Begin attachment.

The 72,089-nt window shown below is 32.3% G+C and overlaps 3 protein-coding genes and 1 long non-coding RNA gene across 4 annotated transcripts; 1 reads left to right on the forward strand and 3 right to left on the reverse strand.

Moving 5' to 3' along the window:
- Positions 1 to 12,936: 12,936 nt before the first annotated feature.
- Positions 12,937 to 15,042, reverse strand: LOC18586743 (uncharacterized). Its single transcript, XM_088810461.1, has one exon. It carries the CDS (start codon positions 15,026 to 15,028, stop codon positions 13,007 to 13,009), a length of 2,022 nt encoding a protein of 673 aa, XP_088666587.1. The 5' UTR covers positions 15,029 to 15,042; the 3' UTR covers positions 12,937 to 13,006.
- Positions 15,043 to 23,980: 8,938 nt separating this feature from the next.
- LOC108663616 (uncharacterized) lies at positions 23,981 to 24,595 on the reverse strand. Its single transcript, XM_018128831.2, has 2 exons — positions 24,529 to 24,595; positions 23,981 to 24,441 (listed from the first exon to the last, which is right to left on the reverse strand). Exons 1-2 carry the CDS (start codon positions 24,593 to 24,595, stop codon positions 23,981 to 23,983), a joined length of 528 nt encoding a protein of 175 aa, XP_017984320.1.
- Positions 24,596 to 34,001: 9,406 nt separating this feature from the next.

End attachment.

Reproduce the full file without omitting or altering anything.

The 72,089-nt window shown below is 32.3% G+C and overlaps 3 protein-coding genes and 1 long non-coding RNA gene across 4 annotated transcripts; 1 reads left to right on the forward strand and 3 right to left on the reverse strand.

Moving 5' to 3' along the window:
- Positions 1 to 12,936: 12,936 nt before the first annotated feature.
- Positions 12,937 to 15,042, reverse strand: LOC18586743 (uncharacterized). Its single transcript, XM_088810461.1, has one exon. It carries the CDS (start codon positions 15,026 to 15,028, stop codon positions 13,007 to 13,009), a length of 2,022 nt encoding a protein of 673 aa, XP_088666587.1. The 5' UTR covers positions 15,029 to 15,042; the 3' UTR covers positions 12,937 to 13,006.
- Positions 15,043 to 23,980: 8,938 nt separating this feature from the next.
- LOC108663616 (uncharacterized) lies at positions 23,981 to 24,595 on the reverse strand. Its single transcript, XM_018128831.2, has 2 exons — positions 24,529 to 24,595; positions 23,981 to 24,441 (listed from the first exon to the last, which is right to left on the reverse strand). Exons 1-2 carry the CDS (start codon positions 24,593 to 24,595, stop codon positions 23,981 to 23,983), a joined length of 528 nt encoding a protein of 175 aa, XP_017984320.1.
- Positions 24,596 to 34,001: 9,406 nt separating this feature from the next.